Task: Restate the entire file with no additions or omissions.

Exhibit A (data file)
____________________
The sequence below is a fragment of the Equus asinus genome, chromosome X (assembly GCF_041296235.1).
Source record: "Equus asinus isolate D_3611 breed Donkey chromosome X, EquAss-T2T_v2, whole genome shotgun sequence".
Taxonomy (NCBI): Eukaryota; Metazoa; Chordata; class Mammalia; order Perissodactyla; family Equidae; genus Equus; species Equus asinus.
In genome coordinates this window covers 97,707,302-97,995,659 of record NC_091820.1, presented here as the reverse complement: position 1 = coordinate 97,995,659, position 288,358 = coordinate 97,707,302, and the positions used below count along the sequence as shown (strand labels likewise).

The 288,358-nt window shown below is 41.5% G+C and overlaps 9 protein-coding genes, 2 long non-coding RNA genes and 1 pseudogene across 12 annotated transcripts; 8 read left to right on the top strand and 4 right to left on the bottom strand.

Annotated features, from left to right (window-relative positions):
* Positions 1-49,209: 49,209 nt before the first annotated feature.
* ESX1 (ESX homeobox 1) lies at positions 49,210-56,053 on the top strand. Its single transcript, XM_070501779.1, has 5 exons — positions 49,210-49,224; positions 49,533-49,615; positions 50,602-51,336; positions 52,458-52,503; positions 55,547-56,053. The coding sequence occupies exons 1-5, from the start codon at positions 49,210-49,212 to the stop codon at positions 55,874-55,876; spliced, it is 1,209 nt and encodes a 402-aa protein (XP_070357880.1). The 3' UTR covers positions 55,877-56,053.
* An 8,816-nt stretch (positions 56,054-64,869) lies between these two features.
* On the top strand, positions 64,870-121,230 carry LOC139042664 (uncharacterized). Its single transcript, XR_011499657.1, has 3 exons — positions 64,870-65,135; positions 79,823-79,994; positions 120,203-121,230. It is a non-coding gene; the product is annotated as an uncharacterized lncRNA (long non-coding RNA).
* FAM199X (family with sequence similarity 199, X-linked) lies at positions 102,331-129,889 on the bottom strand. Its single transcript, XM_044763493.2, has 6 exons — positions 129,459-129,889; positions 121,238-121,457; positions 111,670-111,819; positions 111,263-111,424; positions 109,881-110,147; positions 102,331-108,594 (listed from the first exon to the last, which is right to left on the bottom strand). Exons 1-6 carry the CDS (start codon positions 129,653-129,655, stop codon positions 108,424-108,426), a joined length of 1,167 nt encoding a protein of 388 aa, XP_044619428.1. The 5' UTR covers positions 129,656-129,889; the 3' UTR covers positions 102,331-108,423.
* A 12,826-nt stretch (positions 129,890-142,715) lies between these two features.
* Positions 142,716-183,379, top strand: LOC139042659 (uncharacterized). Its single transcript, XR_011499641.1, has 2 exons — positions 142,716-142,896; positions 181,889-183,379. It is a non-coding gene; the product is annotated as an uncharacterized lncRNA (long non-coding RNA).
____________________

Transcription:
The sequence below is a fragment of the Equus asinus genome, chromosome X (assembly GCF_041296235.1).
Source record: "Equus asinus isolate D_3611 breed Donkey chromosome X, EquAss-T2T_v2, whole genome shotgun sequence".
Taxonomy (NCBI): Eukaryota; Metazoa; Chordata; class Mammalia; order Perissodactyla; family Equidae; genus Equus; species Equus asinus.
In genome coordinates this window covers 97,707,302-97,995,659 of record NC_091820.1, presented here as the reverse complement: position 1 = coordinate 97,995,659, position 288,358 = coordinate 97,707,302, and the positions used below count along the sequence as shown (strand labels likewise).

The 288,358-nt window shown below is 41.5% G+C and overlaps 9 protein-coding genes, 2 long non-coding RNA genes and 1 pseudogene across 12 annotated transcripts; 8 read left to right on the top strand and 4 right to left on the bottom strand.

Annotated features, from left to right (window-relative positions):
* Positions 1-49,209: 49,209 nt before the first annotated feature.
* ESX1 (ESX homeobox 1) lies at positions 49,210-56,053 on the top strand. Its single transcript, XM_070501779.1, has 5 exons — positions 49,210-49,224; positions 49,533-49,615; positions 50,602-51,336; positions 52,458-52,503; positions 55,547-56,053. The coding sequence occupies exons 1-5, from the start codon at positions 49,210-49,212 to the stop codon at positions 55,874-55,876; spliced, it is 1,209 nt and encodes a 402-aa protein (XP_070357880.1). The 3' UTR covers positions 55,877-56,053.
* An 8,816-nt stretch (positions 56,054-64,869) lies between these two features.
* On the top strand, positions 64,870-121,230 carry LOC139042664 (uncharacterized). Its single transcript, XR_011499657.1, has 3 exons — positions 64,870-65,135; positions 79,823-79,994; positions 120,203-121,230. It is a non-coding gene; the product is annotated as an uncharacterized lncRNA (long non-coding RNA).
* FAM199X (family with sequence similarity 199, X-linked) lies at positions 102,331-129,889 on the bottom strand. Its single transcript, XM_044763493.2, has 6 exons — positions 129,459-129,889; positions 121,238-121,457; positions 111,670-111,819; positions 111,263-111,424; positions 109,881-110,147; positions 102,331-108,594 (listed from the first exon to the last, which is right to left on the bottom strand). Exons 1-6 carry the CDS (start codon positions 129,653-129,655, stop codon positions 108,424-108,426), a joined length of 1,167 nt encoding a protein of 388 aa, XP_044619428.1. The 5' UTR covers positions 129,656-129,889; the 3' UTR covers positions 102,331-108,423.
* A 12,826-nt stretch (positions 129,890-142,715) lies between these two features.
* Positions 142,716-183,379, top strand: LOC139042659 (uncharacterized). Its single transcript, XR_011499641.1, has 2 exons — positions 142,716-142,896; positions 181,889-183,379. It is a non-coding gene; the product is annotated as an uncharacterized lncRNA (long non-coding RNA).